Sam Torres  29:11
Shocking.  You have to put in effort! (Laughs)

Pick the right international SEO structure for your business, based on your needs & goals!

Tory Gray  29:15
Associated with suddenly trying to double or triple or quadruple your revenue... who knew? So consolidating that, if anything, was a benefit, especially in terms of the duplicate content nature of same-language content. So the different site for the UK and the different site for Australia, etc., like consolidating that no longer caused that problem. So you know, if anything, there were links from those areas that were now, you know, part of the main domain—so that that went well.

Sam Torres  29:51
Okay.  Very Cool.

Tory Gray  29:52
But yeah, just to Nadia's point, if you actually had traction in that market, that's going to be a lot more painful. And yeah, you should do your research to make sure you understand what that pain is going to be so the business is well prepared to—to handle it.

Sam Torres  30:07
Yeah, which we have seen those due to compliance or legal reasons, you have to remove yourself from a market, right, like government regulations have changed or import/export laws. And that is painful. So so painful, for so many reasons. So, yeah.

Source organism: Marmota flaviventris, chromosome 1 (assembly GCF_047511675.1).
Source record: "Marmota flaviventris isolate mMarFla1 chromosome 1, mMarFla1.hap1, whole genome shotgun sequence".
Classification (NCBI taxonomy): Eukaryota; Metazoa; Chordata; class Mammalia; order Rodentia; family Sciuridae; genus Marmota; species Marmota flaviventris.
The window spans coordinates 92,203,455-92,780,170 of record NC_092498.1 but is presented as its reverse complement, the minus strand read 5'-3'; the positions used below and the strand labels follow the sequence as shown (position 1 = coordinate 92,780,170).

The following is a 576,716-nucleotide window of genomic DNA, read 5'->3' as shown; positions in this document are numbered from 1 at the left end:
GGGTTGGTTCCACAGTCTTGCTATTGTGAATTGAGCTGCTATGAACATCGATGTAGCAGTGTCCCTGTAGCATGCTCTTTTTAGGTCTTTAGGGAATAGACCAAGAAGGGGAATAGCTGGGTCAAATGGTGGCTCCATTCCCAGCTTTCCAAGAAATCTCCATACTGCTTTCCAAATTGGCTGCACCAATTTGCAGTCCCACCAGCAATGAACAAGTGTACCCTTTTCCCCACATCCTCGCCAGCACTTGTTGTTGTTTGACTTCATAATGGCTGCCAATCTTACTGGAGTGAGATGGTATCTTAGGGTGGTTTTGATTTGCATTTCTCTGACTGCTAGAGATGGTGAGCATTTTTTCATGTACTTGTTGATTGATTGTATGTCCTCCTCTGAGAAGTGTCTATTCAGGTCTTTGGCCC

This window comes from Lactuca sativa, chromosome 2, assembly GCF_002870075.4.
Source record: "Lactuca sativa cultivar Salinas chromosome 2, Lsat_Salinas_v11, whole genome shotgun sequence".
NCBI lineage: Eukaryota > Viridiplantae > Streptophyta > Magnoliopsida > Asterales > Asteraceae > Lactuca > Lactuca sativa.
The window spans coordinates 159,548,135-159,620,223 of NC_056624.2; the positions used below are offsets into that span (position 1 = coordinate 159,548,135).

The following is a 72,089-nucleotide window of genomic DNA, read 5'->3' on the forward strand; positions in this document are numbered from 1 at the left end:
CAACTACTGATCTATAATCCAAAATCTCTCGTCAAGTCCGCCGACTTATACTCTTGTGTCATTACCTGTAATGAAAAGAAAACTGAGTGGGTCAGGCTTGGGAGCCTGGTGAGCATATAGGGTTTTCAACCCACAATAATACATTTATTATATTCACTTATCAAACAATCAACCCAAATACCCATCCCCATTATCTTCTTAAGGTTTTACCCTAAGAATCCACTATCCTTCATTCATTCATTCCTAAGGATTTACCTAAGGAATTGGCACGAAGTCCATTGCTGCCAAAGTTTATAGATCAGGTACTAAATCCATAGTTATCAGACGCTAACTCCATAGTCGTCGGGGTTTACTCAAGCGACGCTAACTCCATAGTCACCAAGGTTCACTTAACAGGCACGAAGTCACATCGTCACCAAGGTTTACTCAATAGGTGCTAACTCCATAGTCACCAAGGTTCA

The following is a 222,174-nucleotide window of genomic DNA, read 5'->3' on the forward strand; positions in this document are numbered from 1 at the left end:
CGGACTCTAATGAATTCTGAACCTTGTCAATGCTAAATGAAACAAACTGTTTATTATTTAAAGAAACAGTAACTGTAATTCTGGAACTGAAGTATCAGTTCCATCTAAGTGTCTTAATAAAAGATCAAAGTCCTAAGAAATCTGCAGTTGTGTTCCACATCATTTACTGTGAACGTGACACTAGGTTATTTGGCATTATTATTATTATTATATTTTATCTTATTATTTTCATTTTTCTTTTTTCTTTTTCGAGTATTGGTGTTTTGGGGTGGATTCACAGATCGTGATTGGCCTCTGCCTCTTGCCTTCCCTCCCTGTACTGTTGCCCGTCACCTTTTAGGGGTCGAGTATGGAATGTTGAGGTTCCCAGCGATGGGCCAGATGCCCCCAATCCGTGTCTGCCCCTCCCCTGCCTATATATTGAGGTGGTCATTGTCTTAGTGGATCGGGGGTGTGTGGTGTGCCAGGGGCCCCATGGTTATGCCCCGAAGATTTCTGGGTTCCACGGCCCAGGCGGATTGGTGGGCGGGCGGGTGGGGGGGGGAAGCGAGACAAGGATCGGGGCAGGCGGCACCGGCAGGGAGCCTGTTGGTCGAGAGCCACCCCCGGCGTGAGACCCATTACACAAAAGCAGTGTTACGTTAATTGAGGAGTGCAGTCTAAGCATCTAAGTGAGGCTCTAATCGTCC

Tory Gray  30:25
Oh, and I thought of one more thing, in terms of exiting the market. So this, the original question how to exit an international market came from Women In Tech SEO, and the company, I believe, was based in the UK, and I think they were pulling out of an Australian market, I could be wrong about that. But they had been there a long time, they loved their customers there, they had really strong connections with them, so they really cared about that user experience.

Tory Gray  30:50
So we did chat through and talk through some opportunities to like... what do you do to help those users? Not only are you not—because in this case, they weren't shipping their physical products there anymore—what do you do to help those users? So some of the things we discussed as a solution could be... on that page where you message what's happening, you could, you know, if you have relationships with other vendors that you know, previous competitors that aren't competitors anymore, that you want to make sure you promote. They could help.

Tory Gray  31:19